This paper presents a detailed study to ascertain the response of a buried minor sewer pipeline consisting of three new manholes of 3.5- to 4-m deep and 89.7 m of 225-mm-diameter vitreous clay pipes to braced excavation ground movements. The pipeline and the manholes were supported on 6-m long, generally, of 65- to 75-mm-diameter Bakau (timber) piles embedded in 8- to 15-m-thick soft marine clay and peaty clay with an overconsolidation ratio of 1.2. The 34-m pipeline connecting two of the manholes ran parallel to a row of sheetpiles 9 m away. The sheetpiles formed one side of a strutted basement excavation about 9- to 10.5-m-deep. The excavation is part of an adjacent construction project. A recent oversite fill of 1.1 m has been placed to raise the site platform to avoid possible flooding throughout the area encompassing the pipeline and the adjacent construction project. Useful lessons which have been learnt from the study will be presented also. © 2010 ASCE.

Kog Y.C.,West Japan Engineering Consultants Inc.
Magazine of Concrete Research | Year: 2012

One of the most important tasks in the appraisal of an existing concrete structure is to establish the characteristic in situ strength for checking the structural adequacy of the structure for its intended usage. Existing codes of practice on the assessment of in situ concrete strength have addressed most of the important issues for carrying out this task, but one of the gaps is the appropriate size for the random sample. The approach taken by the codes at present is to leave this important decision to the judgement of engineers. This is not satisfactory. This paper presents a statistical study using a non-parametric method based on order statistics to establish the appropriate sample size of cores and non-destructive tests for determining in situ concrete strength. The statistical study reveals a relationship for the size of the random sample so that a desired fraction of the sample yields in situ strengths in a required range with a desired probability. An example is included to show the application of this relationship to determine sample size for the assessment of in situ strength for a multi-storey concrete building.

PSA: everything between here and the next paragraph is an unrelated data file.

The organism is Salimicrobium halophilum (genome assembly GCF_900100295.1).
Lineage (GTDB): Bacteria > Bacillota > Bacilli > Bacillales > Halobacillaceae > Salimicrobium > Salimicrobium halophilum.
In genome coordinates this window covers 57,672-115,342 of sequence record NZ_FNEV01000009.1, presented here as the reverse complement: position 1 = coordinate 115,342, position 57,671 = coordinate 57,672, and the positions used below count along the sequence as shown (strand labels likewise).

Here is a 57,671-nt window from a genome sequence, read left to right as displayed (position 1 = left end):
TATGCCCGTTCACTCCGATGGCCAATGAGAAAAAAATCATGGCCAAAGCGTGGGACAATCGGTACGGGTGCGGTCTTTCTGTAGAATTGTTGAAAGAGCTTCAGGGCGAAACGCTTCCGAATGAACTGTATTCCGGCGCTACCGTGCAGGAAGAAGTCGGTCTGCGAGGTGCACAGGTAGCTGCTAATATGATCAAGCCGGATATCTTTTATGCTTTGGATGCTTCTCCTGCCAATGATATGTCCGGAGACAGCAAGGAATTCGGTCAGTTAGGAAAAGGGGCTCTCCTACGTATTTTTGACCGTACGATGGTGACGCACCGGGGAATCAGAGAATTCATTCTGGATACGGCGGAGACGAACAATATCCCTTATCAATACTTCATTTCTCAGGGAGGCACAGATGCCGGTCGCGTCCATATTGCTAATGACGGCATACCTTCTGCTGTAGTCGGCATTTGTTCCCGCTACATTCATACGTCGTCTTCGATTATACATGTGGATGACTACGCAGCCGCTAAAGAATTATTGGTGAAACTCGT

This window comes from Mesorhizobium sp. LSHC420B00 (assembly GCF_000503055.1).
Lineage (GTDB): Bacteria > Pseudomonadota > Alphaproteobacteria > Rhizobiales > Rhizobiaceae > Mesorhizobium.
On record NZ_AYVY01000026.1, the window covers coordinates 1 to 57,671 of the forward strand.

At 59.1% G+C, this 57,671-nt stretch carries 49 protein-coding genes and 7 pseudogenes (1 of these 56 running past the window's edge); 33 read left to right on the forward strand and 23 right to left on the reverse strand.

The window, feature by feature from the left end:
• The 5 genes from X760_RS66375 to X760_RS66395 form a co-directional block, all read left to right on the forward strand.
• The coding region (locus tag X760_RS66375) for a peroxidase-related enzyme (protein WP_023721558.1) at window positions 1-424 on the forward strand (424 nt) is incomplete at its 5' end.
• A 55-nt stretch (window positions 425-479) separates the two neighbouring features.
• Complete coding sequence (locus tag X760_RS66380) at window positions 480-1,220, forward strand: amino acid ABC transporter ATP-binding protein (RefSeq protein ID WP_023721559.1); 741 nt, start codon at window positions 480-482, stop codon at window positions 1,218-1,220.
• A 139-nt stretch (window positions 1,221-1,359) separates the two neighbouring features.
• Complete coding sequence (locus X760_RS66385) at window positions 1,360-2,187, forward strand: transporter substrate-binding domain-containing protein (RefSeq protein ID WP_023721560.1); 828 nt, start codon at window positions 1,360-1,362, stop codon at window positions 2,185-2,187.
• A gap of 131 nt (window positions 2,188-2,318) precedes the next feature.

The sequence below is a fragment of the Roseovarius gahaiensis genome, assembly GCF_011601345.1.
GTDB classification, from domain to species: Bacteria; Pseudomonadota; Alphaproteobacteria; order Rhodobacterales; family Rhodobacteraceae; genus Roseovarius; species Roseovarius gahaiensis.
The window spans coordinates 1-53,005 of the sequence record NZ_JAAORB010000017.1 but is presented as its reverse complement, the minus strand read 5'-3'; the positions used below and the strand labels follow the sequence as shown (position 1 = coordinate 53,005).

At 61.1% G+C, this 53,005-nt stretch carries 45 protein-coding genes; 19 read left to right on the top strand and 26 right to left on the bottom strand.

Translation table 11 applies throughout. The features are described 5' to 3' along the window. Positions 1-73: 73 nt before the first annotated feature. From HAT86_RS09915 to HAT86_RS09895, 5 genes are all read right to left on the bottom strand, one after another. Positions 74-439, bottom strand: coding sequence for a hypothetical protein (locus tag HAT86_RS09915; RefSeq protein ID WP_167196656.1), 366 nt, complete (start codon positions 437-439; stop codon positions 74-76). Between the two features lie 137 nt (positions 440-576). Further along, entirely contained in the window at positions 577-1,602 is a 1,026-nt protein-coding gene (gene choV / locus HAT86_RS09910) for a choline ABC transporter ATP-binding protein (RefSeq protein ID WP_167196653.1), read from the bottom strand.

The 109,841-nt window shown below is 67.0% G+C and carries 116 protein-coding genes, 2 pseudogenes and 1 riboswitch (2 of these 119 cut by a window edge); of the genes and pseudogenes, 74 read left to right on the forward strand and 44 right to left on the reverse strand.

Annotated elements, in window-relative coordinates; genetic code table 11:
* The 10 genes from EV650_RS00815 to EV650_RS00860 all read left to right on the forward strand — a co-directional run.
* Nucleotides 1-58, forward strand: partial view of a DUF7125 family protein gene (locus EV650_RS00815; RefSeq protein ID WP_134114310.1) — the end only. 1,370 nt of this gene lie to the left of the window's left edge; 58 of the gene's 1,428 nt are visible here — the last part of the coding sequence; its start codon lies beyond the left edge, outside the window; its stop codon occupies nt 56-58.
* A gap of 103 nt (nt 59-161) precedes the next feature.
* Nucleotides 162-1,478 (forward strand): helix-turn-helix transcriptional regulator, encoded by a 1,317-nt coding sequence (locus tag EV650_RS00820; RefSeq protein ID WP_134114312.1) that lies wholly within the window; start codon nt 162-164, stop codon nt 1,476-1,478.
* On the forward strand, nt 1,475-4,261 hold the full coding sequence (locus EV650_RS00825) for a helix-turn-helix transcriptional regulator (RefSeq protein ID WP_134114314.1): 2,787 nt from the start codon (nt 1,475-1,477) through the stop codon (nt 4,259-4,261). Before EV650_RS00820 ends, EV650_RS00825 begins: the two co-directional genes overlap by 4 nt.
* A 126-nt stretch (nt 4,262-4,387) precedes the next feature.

Kog Y.C.,West Japan Engineering Consultants Inc.
Proceedings of the Institution of Civil Engineers: Geotechnical Engineering | Year: 2015

Axially loaded piles installed in layered soils where the upper soil layer is still consolidating are subjected to the combined interactive action of axial load and drag load. The shift of the location of the neutral plane as a result of the interaction of the axial load and drag load leads to the possibility that such piles need not account for the negative skin friction in determining the maximum pile force for the pile structural design. The results of a series of centrifuge tests on axially loaded piles in consolidating layered soil are presented so that the effect of negative skin friction on pile settlements and locations of the neutral plane of such piles can be better understood. The criteria regarding whether negative skin friction needs to be accounted for in determining the maximum pile force for the pile structural design are established in the present study based on centrifuge test results and findings reported in the literature. © 2015, Thomas Telford Services Ltd. All rights reserved.